Letter from Robert L. Green to MLK

Friday, December 15, 1967
Michigan (MI), Chicago, IL, Illinois (IL), Washington, D.C.

Michigan State University Associate Professor Robert Green sends Dr. King the final report of the Chicago Adult Education Project funded by the Department of Health, Education, and Welfare.

Letter from Keith G. Allen to MLK

Monday, February 26, 1968
Los Angeles, CA, Los Angeles, CA

In this letter, Mr. Allen requests an allocation from the sum of money that was granted to the SCLC from the Ford Foundation.

Letter from James H. Ridgely to MLK

Thursday, December 21, 1967
Baltimore, MD, Maryland (MD), Atlanta, GA, Georgia (GA)

Attorney Ridgely requests that Dr. King sends his social security number in order for Addison H. Flournoy's federal estate tax return to be filed.

White House Invitation to Signing of Voting Rights Act

Thursday, August 5, 1965
Washington, D.C.

This telegram from The White House invites Dr. King to the U.S. Capitol for the signing of the Voting Rights Act of 1965.

Index Card with Dr. King's Handwritten Theology Notes

This notecard seems to elucidate some of Dr. King's personal insights on the relationship between Christianity and society.This is an example of one of the many notecards Dr. King kept in a cardboard filing box for reference to quotations, ideas, books and other publications, definitions, and bible verses. Topics covered include theology, philosophy, and history. Some material from these reference notes would later emerge in his speeches and sermons.

Letter from Roy M. Green to MLK

Monday, September 18, 1967

In this letter, Mr. Green wants Dr. King to read and give an opinion on the three views of the "Black Ghetto" in the October issue of the Atlantic Monthly. Mr. Green states to Dr. King, "Our editors would be most interested in your opinions and comments".

Letter from A. Philip Randolph to MLK

Thursday, July 30, 1964
Montgomery, AL, New York, NY

A. Philip Randolph asks Dr. King to make a tribute for Norman Thomas' eightieth birthday celebration.

Numbers

Dr. King records class notes from the biblical Book of Numbers regarding ethics, knowledge, and sin.

Telegram from MLK to William Dawson

Monday, March 21, 1966
Washington, D.C.

Dr. King informs William Dawson that the SCLC approves the plan to "transfer the Community Relations Service to the Department of Justice."

A Background Paper for the Delaware Conference on Equal Opportunity in Housing

Friday, December 2, 1966
Delaware (DE), Washington, D.C.

This paper is intended to catalyze discussion at the Delaware Conference on Equal Opportunity in Housing. By providing facts and analysis pertaining to Wilmington and surrounding areas, the paper is written to help familiarize attendees of the housing situation in Delaware. A key goal is to educate on the racial disparity and deterioration of urban areas. "The national housing objective is to provide decent, safe, and sanitary housing to all people" and this document encourages the execution of developed solutions.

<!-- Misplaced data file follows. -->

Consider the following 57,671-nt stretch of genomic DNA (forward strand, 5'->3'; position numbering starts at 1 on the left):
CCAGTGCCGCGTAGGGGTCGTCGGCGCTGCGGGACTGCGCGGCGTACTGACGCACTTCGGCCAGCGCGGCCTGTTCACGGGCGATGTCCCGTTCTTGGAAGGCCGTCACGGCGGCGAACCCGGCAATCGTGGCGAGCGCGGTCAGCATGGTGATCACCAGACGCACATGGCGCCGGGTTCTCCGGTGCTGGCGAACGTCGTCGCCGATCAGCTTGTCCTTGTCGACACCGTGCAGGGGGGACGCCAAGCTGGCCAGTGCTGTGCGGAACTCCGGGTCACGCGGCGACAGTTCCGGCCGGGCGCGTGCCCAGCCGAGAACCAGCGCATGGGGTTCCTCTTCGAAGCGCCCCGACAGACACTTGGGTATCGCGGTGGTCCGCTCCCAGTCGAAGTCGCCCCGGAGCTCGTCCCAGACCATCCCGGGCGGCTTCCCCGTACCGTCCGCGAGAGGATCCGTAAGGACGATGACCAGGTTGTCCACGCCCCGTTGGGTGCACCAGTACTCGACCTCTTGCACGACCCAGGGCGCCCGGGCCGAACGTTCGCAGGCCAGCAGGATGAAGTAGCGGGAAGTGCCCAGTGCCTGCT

Statement on the Indictment of MLK

Thursday, March 3, 1960
Alabama (AL), UNITED STATES OF AMERICA, New York, NY, New York (NY), Montgomery, AL, New Orleans, LA, Mississippi (MS), Louisiana (LA), Orangeburg, SC, Birmingham, AL, Nashville, TN, Tallahassee, FL, Little Rock, AR

The "Committee to Defend Martin Luther King, Jr." issued this statement, accusing the state of Alabama of falsely distorting Dr. King's 1958 income tax return in an attempt to indict him.

Letter from Dora McDonald to Rev. William Lawson

Wednesday, May 6, 1964
Texas (TX)

Dora McDonald writes in response to a request from Reverend William Lawson of Texas Southern University. McDonald encloses a biographical sketch and photograph of Dr. King, then relays a message from the Reverend to exclude a reception for him on May 17.

Song of Songs

Dr. King writes a brief summary of the book Song of Songs.

Letter from George T. Raymond to MLK

Monday, February 4, 1963
Chester, PA, Pennsylvania (PA)

George Raymond, Rebecca Taylor and Rosa Ballard follow up with Dr. King about his availability to speak to the NAACP in Chester, Pennsylvania.

"Attorney's Arrest is Protested"

Thursday, August 18, 1966
Washington, D.C., Texas (TX), New York (NY), San Francisco, CA

This Washington Post article, entitled "Attorney's Arrest is Protested", talks about Arthur Kinoy's arrest and the complications that aroused as a result of it.

Letter from Edward W. Brooke to MLK

Monday, April 1, 1968
Washington, D.C.

In this letter, Senator Edward W. Brooke offers his gratitude to Dr. King, for his support of the current civil rights bill.